The STTR arranges that (developing) countries - notwithstanding the demarcation of tax rights as agreed in a tax treaty - may levy more (withholding) tax on certain payments if these payments are subjected to a statutory rate that is lower than 9% in the partner state where these payments are received. The STTR applies to interest, royalty and other payments (such as fees for services) paid between related persons (in particular group companies within the same multinational).
Countries within the IF have committed to, at the request of developing countries, include the STTR in their tax treaties with these countries if it appears that they subject the payments in question to a low tax rate. This impact of the STTR in tax treaties can be achieved via a bilateral treaty adjustment or via the STTR MLI. The STTR MLI can be signed as of October 2, 2023.
The Dutch government considers the STTR to be a justified treaty measure. when concluding tax treaties, based on their implicit assumption that these payments will be subject to a tax rate of a sufficient level in the other/recipient country, countries often appear willing to limit (withholding) taxes over the relevant payments when allocating tax rights. The STTR corrects the agreed limitation of taxing rights if this implicit assumption turns out to be incorrect.
Exploration of future priorities
Now that the elaboration of Pillars 1 and 2 is well advanced, during the IF meeting possible future priorities for the international tax system were being considered.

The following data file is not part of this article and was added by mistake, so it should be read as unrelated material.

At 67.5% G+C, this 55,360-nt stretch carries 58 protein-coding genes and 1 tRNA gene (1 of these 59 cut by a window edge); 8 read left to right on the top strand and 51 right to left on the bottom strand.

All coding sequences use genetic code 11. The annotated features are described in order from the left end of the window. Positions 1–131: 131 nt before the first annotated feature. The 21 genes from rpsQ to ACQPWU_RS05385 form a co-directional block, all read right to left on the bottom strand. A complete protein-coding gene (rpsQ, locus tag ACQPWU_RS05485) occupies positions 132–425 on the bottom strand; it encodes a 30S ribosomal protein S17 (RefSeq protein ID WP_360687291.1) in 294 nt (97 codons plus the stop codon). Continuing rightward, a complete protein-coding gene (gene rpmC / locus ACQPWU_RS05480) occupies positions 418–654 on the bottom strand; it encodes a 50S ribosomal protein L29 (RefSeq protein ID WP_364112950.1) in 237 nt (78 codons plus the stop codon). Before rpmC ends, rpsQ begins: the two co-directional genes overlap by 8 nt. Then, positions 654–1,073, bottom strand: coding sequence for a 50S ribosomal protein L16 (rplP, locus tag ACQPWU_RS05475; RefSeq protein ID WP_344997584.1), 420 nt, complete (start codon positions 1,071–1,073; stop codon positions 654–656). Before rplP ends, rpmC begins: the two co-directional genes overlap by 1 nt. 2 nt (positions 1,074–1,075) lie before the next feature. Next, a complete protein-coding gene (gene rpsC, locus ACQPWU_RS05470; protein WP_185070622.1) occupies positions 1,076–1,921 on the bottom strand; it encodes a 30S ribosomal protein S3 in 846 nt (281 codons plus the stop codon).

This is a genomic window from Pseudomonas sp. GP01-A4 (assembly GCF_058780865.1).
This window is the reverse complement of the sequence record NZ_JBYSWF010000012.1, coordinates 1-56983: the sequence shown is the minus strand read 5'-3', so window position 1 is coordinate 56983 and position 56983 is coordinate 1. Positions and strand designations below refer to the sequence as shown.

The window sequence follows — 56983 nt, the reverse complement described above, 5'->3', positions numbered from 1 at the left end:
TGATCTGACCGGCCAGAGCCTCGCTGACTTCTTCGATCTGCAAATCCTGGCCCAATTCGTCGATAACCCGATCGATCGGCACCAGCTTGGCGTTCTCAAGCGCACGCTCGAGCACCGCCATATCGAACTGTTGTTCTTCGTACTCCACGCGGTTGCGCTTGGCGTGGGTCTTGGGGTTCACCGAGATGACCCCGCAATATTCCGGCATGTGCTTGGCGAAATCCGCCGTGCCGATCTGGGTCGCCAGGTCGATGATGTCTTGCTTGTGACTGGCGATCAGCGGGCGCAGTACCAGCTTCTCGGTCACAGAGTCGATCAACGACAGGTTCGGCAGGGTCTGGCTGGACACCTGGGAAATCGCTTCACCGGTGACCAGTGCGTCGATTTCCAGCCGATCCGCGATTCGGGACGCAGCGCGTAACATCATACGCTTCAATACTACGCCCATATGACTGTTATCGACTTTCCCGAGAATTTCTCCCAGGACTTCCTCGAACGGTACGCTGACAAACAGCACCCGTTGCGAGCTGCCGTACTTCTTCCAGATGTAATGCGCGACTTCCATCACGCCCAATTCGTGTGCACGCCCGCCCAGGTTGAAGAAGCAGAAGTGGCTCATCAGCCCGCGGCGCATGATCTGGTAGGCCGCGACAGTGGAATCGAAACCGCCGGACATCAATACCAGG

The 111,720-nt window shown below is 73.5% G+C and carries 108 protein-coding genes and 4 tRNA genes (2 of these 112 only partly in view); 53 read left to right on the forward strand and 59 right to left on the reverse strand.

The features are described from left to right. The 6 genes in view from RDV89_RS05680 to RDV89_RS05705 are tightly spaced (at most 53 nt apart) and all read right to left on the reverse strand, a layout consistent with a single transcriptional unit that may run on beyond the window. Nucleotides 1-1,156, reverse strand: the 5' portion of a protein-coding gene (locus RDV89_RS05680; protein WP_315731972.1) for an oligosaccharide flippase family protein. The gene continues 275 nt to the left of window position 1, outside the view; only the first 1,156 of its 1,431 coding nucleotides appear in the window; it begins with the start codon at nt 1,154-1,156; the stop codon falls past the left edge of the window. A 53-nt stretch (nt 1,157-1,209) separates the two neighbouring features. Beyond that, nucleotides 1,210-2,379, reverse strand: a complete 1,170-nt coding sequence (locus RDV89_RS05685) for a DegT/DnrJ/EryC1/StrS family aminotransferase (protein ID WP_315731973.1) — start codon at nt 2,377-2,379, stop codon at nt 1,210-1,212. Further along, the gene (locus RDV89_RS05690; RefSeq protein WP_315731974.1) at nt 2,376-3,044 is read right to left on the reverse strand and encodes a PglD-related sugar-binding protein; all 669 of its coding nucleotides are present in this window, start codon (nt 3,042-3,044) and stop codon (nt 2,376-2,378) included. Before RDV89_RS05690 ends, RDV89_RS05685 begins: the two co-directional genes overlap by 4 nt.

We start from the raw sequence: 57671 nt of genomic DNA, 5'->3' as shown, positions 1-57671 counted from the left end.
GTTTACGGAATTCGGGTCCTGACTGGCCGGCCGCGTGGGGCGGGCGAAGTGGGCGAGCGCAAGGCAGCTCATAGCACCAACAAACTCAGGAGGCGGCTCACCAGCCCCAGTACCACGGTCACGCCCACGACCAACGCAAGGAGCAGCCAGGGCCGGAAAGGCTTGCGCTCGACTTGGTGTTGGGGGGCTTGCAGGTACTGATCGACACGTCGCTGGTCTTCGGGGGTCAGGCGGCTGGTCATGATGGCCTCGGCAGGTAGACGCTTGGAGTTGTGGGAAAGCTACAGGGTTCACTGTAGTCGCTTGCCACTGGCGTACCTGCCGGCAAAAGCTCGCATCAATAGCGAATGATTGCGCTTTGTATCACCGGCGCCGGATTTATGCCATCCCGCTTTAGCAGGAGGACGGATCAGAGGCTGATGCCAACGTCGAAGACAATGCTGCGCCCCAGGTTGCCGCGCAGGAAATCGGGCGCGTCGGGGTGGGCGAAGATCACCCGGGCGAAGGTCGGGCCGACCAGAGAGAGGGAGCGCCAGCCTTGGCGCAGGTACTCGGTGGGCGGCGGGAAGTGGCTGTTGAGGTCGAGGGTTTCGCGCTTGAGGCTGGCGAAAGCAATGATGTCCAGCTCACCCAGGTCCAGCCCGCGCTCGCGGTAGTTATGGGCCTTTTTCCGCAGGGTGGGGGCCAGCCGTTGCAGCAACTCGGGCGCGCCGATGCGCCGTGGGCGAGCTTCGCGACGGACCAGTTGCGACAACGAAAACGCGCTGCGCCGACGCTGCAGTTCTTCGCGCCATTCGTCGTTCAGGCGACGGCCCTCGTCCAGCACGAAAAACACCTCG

A panel discussion took place in which experts from academia, business, international organizations (IMF) and civil society organizations (OXFAM Novib) participated. Countries could then share their views. The topics that the OECD put forward to start explorating were: taxes & inequality, domestic resource mobilization to finance development, taxes & ESG (Environment, Social & Governance), global mobility, 'cleaning up' and simplifying' international profit tax following the Pillars and transparency.
The Netherlands has indicated that it is important to look forward to the challenges in the areas of climate, social inequality and the global mobility of labor and the super-rich. With regard to this increased global mobility, the Netherlands has indicated that it poses new challenges for the tax system, such as taxing capital and labor. The OECD has an important role in this, in the Inclusive Framework on Carbon Mitigation Approaches with regard to climate and in the Inclusive Framework on BEPS with regard to the international tax system. Specifically, the Netherlands has indicated that it is a priority to come to international agreements on the taxation of so-called “high net worth individuals”. With the increased mobility of people and the growing global wealth inequality, it is important to make global agreements on this matter. Some other countries confirmed this priority.
In addition, the Netherlands has called on the OECD to make agreements for cross-border workers that work from home. The Netherlands stated that it is important to prevent a race to the bottom in income tax regimes for attracting employees, such as expat regimes and the treatment of digital nomads.
The complete letter as sent by the Dutch Secretary of State for Finances to the Dutch House of Representatives can be found here. (Only available in the Dutch language)